I'm looking forward to seeing some of his pictures. (Hint, hint, Scott.)
Also last week, I found myself sinking slowly into a muck of agony about black-and-white conversions. Comparing Raw converters. Reading about this and that conversion technique. Does this look better, or this? Playing with tones, trying to get things just right.
But of course there is no longer a helpfully limited number of controls. There's an effective infinitude. Crazy-making.
It took me a few days to find the key: just do it. My new strategy is to take a few dozen pictures every day and convert two or three of them. Get them looking okay, then move on.
The hope is that I'll get better with practice. Maybe "hope" is too wishy-washy a word: I know I'm going to get better with practice. Because that's just what happens naturally.
My brother called me after he took his first JPEG. He's new to digital photography and I think he was feeling a little overwhelmed by all the options and the newness and unfamiliarity of all the procedures. I gave him the same advice—just take pictures, correct them as best you can, move on. The more often you take a few pictures, the better. I told him to pick up the camera every day, or as often as he can.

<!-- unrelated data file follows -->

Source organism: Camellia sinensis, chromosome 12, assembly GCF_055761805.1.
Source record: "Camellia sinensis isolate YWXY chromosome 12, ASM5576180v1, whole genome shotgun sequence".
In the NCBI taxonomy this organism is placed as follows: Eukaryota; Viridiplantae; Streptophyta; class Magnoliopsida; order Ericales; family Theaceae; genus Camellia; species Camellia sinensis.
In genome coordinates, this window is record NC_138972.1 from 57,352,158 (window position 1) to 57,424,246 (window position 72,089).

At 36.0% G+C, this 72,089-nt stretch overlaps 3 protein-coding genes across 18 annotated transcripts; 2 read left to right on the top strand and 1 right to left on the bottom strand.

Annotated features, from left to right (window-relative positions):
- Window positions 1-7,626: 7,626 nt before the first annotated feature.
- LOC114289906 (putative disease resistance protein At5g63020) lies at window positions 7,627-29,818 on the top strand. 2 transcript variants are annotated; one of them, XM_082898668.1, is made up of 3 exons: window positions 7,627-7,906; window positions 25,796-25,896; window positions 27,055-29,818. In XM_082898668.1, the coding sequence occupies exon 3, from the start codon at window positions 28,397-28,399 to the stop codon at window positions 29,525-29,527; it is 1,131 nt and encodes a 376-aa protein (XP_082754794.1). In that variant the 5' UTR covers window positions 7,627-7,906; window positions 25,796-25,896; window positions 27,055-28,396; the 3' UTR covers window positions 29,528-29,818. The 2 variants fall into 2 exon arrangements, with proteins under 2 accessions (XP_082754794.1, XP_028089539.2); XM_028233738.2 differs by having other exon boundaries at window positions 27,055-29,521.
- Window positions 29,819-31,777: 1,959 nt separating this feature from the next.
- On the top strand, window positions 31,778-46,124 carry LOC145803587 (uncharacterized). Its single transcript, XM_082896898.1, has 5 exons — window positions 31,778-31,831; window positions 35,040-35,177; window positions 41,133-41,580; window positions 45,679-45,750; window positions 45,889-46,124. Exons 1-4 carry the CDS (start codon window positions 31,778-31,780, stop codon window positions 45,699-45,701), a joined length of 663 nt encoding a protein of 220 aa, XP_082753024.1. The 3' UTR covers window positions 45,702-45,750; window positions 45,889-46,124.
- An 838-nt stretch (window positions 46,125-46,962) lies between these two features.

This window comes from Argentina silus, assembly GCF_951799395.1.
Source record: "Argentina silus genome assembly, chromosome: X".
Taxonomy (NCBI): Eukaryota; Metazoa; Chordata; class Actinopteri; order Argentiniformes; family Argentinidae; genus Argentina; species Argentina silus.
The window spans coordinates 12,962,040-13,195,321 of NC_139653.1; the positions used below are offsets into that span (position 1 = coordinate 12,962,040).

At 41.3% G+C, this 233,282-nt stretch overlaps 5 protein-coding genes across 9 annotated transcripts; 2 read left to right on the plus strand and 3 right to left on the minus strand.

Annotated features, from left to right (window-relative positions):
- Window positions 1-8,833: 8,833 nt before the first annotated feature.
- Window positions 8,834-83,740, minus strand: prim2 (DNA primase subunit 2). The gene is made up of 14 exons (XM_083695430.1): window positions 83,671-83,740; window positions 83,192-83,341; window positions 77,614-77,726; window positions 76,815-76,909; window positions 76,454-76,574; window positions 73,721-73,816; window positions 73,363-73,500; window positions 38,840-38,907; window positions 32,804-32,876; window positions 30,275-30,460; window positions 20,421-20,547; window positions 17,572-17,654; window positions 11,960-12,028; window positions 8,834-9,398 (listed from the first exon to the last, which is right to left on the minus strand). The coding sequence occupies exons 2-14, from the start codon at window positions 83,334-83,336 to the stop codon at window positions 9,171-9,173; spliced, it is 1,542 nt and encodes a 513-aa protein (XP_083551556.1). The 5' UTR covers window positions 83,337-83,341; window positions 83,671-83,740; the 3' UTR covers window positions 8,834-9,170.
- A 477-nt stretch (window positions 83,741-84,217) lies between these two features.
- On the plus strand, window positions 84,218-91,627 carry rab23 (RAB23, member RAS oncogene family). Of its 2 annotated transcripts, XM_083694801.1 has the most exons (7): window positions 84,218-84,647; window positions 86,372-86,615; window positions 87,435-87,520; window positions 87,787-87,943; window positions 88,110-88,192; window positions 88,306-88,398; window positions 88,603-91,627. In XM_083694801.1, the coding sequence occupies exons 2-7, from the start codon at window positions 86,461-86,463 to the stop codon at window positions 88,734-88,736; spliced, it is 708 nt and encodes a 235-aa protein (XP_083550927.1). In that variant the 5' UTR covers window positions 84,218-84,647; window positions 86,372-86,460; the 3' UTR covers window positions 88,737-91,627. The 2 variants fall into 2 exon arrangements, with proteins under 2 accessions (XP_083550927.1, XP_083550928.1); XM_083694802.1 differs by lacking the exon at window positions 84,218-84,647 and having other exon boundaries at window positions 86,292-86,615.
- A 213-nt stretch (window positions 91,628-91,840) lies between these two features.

Of course, you do have to try to get better as you go. Mindful, not mindless. But I think a lot of things in photography are susceptible to this strategy—keep doing it, keep up the do-think-do-think-do servo mechanism, and you gradually get better at it. You might only make barely perceptible progress from one go to the next, but barely perceptible progress over a long period of time = major progress.
That's my kernal of wisdom for today.
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